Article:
Youth Who Help Others and Volunteer are Less Likely to Associate with Deviant Peers and Engage in Problem Behaviors, MU Researcher Finds
Intervention programs should focus on encouraging “prosocial” behaviors in youth
Carlo found that prosocial behaviors, such as volunteering and helping others, can prevent youth from associating with deviant peers.
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Story posted: March 11, 2014
By: Diamond Dixon
COLUMBIA, Mo. – Prosocial behaviors, or actions intended to help others, remain an important area of focus for researchers interested in factors that reduce violence and other behavioral problems in youth. However, little is known regarding the connection between prosocial and antisocial behaviors. A new study by a University of Missouri human development expert found that prosocial behaviors can prevent youth from associating with deviant peers, thereby making the youth less likely to exhibit antisocial or problem behaviors, such as aggression and delinquency.
“This study reaffirms suspicions that youth who engage in some forms of prosocial behaviors, such as helping, volunteering and comforting others, are less likely to engage in antisocial behaviors such as aggression and affiliating with deviant peers,” said Gustavo Carlo, the Millsap Professor of Diversity in the MU Department of Human Development and Family Studies.
Carlo and his colleagues surveyed more than 650 adolescent children in Valencia, Spain, about their prosocial behaviors, affiliations with deviant peers, and delinquent and aggressive tendencies.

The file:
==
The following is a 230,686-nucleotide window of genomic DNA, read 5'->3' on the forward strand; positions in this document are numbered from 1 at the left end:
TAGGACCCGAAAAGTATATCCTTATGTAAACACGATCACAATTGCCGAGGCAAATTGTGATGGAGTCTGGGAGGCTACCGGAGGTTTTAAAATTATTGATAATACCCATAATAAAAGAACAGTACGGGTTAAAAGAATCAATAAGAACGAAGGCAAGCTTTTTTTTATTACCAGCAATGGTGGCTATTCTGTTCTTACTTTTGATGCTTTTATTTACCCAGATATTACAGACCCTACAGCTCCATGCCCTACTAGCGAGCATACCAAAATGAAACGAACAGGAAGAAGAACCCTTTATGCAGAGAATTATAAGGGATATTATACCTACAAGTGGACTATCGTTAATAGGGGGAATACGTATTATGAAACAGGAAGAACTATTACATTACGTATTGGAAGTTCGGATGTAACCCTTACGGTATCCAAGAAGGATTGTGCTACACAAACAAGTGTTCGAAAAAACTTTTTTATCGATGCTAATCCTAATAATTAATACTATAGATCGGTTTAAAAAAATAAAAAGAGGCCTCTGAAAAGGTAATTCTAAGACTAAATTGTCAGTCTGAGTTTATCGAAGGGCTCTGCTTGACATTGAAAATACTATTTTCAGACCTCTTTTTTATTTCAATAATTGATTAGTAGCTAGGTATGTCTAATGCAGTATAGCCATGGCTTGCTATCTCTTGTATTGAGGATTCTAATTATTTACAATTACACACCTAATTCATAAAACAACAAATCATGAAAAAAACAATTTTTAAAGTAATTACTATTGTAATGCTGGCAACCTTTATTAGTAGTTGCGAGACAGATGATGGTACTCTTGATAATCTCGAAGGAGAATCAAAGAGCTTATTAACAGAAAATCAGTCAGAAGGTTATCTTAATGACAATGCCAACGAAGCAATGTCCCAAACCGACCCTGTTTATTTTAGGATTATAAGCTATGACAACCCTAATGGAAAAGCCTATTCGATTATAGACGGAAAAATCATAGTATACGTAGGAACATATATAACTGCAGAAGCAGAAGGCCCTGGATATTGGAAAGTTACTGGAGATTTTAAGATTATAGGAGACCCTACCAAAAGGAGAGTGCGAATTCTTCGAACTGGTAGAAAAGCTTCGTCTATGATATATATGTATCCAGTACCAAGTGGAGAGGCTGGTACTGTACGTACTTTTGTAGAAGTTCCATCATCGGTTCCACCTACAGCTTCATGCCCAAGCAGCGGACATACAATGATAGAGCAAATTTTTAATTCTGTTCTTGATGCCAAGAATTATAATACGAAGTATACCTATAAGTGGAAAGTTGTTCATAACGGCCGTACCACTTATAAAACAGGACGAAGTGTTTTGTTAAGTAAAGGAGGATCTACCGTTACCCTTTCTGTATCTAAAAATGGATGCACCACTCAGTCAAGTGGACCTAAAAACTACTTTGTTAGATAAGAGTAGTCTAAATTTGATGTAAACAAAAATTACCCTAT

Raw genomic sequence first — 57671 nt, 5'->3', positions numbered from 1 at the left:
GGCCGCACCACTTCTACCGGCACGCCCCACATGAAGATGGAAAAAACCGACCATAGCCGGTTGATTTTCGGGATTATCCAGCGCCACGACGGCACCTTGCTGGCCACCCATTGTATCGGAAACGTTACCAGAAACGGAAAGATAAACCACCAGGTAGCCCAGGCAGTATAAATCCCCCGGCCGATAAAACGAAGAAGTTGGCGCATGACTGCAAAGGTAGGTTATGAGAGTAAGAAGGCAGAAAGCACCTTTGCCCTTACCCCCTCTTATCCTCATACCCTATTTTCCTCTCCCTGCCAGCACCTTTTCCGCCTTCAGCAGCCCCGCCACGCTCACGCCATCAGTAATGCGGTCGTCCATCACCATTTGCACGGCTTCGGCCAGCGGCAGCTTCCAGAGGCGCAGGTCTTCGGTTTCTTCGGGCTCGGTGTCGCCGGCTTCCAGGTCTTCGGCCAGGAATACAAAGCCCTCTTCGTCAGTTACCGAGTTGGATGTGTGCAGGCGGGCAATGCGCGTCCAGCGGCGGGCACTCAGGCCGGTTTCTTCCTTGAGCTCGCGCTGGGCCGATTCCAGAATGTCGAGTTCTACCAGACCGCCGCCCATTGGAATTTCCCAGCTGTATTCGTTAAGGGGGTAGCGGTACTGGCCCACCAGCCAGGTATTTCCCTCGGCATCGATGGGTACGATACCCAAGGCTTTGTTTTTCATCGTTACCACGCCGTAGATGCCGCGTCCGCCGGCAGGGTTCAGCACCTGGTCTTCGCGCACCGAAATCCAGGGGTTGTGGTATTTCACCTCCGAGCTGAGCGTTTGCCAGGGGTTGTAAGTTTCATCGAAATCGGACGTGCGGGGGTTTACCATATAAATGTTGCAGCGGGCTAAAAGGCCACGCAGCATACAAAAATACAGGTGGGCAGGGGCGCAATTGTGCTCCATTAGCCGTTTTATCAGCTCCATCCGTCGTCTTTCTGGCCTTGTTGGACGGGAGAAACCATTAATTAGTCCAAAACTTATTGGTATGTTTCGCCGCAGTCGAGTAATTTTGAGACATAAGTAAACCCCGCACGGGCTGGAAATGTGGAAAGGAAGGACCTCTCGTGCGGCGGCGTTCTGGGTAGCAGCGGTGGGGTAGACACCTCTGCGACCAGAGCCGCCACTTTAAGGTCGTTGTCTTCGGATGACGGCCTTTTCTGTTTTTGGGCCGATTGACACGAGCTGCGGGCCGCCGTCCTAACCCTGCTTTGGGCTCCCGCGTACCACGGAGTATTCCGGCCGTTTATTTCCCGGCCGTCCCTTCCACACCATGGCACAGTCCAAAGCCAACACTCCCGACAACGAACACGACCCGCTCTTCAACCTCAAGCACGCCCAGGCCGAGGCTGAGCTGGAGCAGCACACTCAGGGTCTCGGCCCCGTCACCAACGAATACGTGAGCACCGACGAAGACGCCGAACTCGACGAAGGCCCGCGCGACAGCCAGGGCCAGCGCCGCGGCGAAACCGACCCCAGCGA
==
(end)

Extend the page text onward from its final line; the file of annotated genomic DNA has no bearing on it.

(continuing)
Of the six forms of prosocial behaviors measured, Carlo found that only two forms, altruism and compliancy, significantly reduced the chances of adolescents’ displaying problem behaviors. Compliant prosocial behaviors are actions that often require some level of social conformity and respect for authority, while altruistic behaviors are actions done without concern for self-reward.
Carlo said identifying which forms of prosocial behaviors are related to antisocial behaviors has important implications for intervention programs designed to reduce problem behaviors and promote more constructive prosocial behaviors in adolescents.
“Developers of intervention programs could use these findings to create programs that teach youth the benefits of engaging in prosocial behaviors,” Carlo said. “Such preventative efforts may be most effective in preventing youth from affiliating with deviant peers and from engaging in subsequent aggressive and delinquent behaviors.”
The Department of Human Development and Family Studies is part of the MU College of Human Environmental Sciences. The study, “The protective role of prosocial behaviors on antisocial behaviors: the mediating effects of deviant peer affiliation,” will be published in the Journal of Adolescence. Carlo’s co-authors included researchers from the Chicago School for Professional Psychology, the University of Nebraska-Lincoln and the University of Valencia in Spain.
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